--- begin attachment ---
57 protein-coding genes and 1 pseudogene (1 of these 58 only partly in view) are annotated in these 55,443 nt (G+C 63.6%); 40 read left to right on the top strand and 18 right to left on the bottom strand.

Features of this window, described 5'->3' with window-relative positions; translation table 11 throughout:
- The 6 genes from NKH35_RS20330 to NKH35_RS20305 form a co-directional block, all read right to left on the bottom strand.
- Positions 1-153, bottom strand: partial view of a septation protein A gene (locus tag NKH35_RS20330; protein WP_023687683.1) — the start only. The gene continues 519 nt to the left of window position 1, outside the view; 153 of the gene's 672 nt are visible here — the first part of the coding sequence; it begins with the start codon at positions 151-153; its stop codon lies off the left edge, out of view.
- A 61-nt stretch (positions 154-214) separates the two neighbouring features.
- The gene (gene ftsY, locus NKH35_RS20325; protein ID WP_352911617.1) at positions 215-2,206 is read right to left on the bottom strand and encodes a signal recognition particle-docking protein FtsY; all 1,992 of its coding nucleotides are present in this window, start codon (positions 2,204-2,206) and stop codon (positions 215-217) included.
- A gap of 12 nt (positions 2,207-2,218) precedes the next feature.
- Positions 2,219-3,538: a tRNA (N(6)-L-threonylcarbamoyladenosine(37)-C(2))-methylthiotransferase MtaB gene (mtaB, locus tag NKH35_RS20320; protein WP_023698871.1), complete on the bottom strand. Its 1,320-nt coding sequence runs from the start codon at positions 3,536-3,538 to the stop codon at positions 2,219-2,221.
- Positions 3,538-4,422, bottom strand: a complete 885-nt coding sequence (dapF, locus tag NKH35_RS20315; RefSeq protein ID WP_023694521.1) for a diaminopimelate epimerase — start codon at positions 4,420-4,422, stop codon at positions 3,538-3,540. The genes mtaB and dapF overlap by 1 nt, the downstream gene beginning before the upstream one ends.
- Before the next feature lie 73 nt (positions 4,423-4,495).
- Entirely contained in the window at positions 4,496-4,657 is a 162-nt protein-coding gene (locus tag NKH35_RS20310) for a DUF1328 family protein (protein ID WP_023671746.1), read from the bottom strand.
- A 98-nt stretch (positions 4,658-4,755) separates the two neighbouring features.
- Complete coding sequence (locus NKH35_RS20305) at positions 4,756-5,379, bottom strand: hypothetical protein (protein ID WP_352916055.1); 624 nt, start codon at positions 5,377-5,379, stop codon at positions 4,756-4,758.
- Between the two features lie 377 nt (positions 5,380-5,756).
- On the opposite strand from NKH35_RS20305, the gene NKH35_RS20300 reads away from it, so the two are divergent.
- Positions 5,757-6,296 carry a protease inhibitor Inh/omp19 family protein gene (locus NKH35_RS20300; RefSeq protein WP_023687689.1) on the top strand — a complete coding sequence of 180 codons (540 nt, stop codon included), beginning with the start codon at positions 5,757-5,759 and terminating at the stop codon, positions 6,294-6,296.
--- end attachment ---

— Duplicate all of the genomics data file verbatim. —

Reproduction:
57 protein-coding genes and 1 pseudogene (1 of these 58 only partly in view) are annotated in these 55,443 nt (G+C 63.6%); 40 read left to right on the top strand and 18 right to left on the bottom strand.

Features of this window, described 5'->3' with window-relative positions; translation table 11 throughout:
- The 6 genes from NKH35_RS20330 to NKH35_RS20305 form a co-directional block, all read right to left on the bottom strand.
- Positions 1-153, bottom strand: partial view of a septation protein A gene (locus tag NKH35_RS20330; protein WP_023687683.1) — the start only. The gene continues 519 nt to the left of window position 1, outside the view; 153 of the gene's 672 nt are visible here — the first part of the coding sequence; it begins with the start codon at positions 151-153; its stop codon lies off the left edge, out of view.
- A 61-nt stretch (positions 154-214) separates the two neighbouring features.
- The gene (gene ftsY, locus NKH35_RS20325; protein ID WP_352911617.1) at positions 215-2,206 is read right to left on the bottom strand and encodes a signal recognition particle-docking protein FtsY; all 1,992 of its coding nucleotides are present in this window, start codon (positions 2,204-2,206) and stop codon (positions 215-217) included.
- A gap of 12 nt (positions 2,207-2,218) precedes the next feature.
- Positions 2,219-3,538: a tRNA (N(6)-L-threonylcarbamoyladenosine(37)-C(2))-methylthiotransferase MtaB gene (mtaB, locus tag NKH35_RS20320; protein WP_023698871.1), complete on the bottom strand. Its 1,320-nt coding sequence runs from the start codon at positions 3,536-3,538 to the stop codon at positions 2,219-2,221.
- Positions 3,538-4,422, bottom strand: a complete 885-nt coding sequence (dapF, locus tag NKH35_RS20315; RefSeq protein ID WP_023694521.1) for a diaminopimelate epimerase — start codon at positions 4,420-4,422, stop codon at positions 3,538-3,540. The genes mtaB and dapF overlap by 1 nt, the downstream gene beginning before the upstream one ends.
- Before the next feature lie 73 nt (positions 4,423-4,495).
- Entirely contained in the window at positions 4,496-4,657 is a 162-nt protein-coding gene (locus tag NKH35_RS20310) for a DUF1328 family protein (protein ID WP_023671746.1), read from the bottom strand.
- A 98-nt stretch (positions 4,658-4,755) separates the two neighbouring features.
- Complete coding sequence (locus NKH35_RS20305) at positions 4,756-5,379, bottom strand: hypothetical protein (protein ID WP_352916055.1); 624 nt, start codon at positions 5,377-5,379, stop codon at positions 4,756-4,758.
- Between the two features lie 377 nt (positions 5,380-5,756).
- On the opposite strand from NKH35_RS20305, the gene NKH35_RS20300 reads away from it, so the two are divergent.
- Positions 5,757-6,296 carry a protease inhibitor Inh/omp19 family protein gene (locus NKH35_RS20300; RefSeq protein WP_023687689.1) on the top strand — a complete coding sequence of 180 codons (540 nt, stop codon included), beginning with the start codon at positions 5,757-5,759 and terminating at the stop codon, positions 6,294-6,296.